The only diamonds higher on the clarity grading scale are VVS1 diamonds or flawless diamonds, which are exceptionally rare and valuable (look at this gorgeous 3.01ct FL round cut diamond as an example). You’re rarely going to see anything better than a diamond with a VVS2 clarity grade.
It’s important to realize, however, that the visible difference, at least to the naked eye, between a VVS2 diamond and one several grades lower may be difficult to tell. For this reason, depending on the size (2 carat diamonds and above generally require a higher clarity grade) and shape (some shapes show inclusions easier than others), we generally recommend going with a clarity grade between VS1-SI1, to maximize beauty without overpaying.
As mentioned in the previous section, some shapes are better or worse for diamond clarity. Some effectively hide inclusions, allowing you to save money by opting for a lower clarity grade.
Brilliant cut diamonds are the best at hiding inclusions. With a round cut, a grade of VS2 or SI1 (in some cases SI2 as well) is usually enough to be eye-clean. Other brilliant cuts, such as the cushion cut, radiant cut, oval cut, marquise and pear shape mask inclusions even better, and you’ll often be able to go as low as SI1-SI2 clarity.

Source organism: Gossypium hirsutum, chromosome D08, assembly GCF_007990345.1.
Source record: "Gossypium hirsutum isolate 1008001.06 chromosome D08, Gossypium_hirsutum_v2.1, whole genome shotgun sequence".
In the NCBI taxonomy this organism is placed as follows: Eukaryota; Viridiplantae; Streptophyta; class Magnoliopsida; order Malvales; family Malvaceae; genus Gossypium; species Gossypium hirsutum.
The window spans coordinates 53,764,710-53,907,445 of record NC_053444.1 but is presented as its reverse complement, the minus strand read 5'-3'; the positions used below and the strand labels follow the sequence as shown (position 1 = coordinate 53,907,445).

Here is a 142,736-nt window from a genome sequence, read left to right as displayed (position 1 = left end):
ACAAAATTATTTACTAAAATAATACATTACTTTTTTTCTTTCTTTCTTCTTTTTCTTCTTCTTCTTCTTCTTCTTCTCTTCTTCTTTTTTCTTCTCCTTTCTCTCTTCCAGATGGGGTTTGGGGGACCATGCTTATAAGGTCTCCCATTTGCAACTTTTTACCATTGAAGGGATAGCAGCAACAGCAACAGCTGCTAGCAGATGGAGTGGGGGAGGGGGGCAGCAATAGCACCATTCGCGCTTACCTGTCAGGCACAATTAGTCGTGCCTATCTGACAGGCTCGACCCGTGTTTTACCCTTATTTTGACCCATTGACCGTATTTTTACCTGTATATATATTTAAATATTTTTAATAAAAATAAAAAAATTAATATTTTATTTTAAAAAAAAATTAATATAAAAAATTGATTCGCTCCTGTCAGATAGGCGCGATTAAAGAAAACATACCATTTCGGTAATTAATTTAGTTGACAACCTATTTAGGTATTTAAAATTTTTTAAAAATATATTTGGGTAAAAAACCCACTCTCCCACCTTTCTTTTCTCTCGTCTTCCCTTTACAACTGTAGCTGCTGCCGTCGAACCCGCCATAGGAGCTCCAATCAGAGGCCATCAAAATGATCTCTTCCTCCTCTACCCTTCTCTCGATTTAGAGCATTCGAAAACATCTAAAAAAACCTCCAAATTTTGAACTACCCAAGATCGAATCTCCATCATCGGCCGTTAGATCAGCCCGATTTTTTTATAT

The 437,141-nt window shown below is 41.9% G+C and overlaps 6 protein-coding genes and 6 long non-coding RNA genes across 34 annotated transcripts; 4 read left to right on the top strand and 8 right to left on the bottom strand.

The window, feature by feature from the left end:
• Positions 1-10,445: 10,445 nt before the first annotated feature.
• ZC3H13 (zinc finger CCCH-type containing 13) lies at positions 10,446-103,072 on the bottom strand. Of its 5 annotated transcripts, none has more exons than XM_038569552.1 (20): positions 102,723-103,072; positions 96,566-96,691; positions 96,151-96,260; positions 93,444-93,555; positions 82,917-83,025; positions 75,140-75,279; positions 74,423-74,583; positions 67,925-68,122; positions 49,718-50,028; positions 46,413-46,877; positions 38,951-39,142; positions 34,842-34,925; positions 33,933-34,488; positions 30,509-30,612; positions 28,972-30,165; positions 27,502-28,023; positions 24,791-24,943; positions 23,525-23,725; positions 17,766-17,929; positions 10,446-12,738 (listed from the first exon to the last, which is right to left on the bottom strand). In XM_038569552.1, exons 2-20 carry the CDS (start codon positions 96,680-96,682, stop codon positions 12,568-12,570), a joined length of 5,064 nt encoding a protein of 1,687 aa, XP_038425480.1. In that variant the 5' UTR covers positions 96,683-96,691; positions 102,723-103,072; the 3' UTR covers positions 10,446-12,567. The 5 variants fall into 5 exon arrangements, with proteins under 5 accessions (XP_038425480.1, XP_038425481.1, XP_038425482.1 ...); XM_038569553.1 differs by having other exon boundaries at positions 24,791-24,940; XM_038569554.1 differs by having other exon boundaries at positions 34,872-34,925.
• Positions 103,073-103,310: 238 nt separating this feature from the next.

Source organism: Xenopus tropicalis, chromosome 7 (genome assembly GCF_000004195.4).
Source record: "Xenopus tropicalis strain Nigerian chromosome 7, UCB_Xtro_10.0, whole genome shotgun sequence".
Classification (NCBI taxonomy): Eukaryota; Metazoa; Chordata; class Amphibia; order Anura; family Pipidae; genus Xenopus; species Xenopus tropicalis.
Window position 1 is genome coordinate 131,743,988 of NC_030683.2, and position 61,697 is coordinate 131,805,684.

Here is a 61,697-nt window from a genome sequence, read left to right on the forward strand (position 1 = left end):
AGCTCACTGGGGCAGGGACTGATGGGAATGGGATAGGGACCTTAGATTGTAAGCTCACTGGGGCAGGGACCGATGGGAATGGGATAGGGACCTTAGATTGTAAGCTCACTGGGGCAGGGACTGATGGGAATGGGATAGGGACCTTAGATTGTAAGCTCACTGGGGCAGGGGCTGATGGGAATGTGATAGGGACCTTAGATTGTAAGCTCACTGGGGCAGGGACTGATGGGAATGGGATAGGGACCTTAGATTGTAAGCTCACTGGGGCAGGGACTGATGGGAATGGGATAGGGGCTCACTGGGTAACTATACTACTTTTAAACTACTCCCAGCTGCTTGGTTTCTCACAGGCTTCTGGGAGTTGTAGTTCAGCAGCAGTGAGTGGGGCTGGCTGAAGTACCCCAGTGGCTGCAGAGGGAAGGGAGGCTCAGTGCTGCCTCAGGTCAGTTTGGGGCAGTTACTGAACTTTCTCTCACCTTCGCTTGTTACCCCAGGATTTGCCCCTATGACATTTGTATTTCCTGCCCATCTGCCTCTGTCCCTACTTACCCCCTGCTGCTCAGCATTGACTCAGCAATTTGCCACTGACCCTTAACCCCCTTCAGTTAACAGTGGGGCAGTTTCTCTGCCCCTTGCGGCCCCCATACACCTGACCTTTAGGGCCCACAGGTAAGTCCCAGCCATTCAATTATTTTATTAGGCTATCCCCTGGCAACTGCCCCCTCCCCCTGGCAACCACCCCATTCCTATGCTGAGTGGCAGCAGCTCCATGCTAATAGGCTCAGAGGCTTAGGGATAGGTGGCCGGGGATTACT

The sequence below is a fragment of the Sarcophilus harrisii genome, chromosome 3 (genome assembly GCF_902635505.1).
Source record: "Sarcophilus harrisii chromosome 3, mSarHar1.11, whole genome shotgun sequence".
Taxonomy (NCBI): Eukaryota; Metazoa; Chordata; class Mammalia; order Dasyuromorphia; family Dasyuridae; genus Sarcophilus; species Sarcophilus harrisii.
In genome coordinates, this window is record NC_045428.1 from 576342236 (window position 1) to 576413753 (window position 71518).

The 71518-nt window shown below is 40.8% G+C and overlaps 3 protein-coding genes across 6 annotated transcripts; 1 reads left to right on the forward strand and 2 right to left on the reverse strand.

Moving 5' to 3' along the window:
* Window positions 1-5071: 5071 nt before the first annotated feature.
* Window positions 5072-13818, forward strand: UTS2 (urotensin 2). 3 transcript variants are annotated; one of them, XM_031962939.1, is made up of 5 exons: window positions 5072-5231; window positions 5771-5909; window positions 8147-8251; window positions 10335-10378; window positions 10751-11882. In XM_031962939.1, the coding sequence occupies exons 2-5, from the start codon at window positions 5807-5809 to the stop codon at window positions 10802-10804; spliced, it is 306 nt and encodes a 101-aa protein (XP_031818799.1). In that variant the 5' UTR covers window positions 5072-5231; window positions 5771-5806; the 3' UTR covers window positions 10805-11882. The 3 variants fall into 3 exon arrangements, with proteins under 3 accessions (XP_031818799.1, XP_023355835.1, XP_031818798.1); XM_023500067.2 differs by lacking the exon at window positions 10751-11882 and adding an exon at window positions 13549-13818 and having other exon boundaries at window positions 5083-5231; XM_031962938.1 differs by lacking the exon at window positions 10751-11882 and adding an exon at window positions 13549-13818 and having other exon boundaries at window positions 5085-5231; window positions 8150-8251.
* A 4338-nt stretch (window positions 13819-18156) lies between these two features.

For instance, can you see a difference between these two cushion cut diamonds?
In contrast, shapes with step cuts (long, straight facet patterns, as opposed to the triangular patterns of brilliant cut diamonds) show inclusions more clearly, and as a result, you’ll need to go with a higher clarity grade. With asscher and emerald cuts, a VS2/VS1 clarity grade or higher is recommended.
Look at these beautiful examples:
Speaking in regards to VVS2 diamonds, the choice of shape doesn’t matter very much. If you’re picking out a VVS2 diamond, it should be eye-clean no matter the shape. In just about any shape, except perhaps an exceptionally large, emerald or asscher cut diamond for example, you’ll even be able to drop at least one grade lower to VS1 clarity and still come away with a beautiful eye-clean diamond.
The best place to go for a VVS2 diamond is an online vendor like James Allen or Blue Nile. These two stores are the best it gets for high-quality imagery and inspection tools to help you get a close look at any diamond before you make a purchase. (To view all places we recommend, check our where to buy a diamond guide.)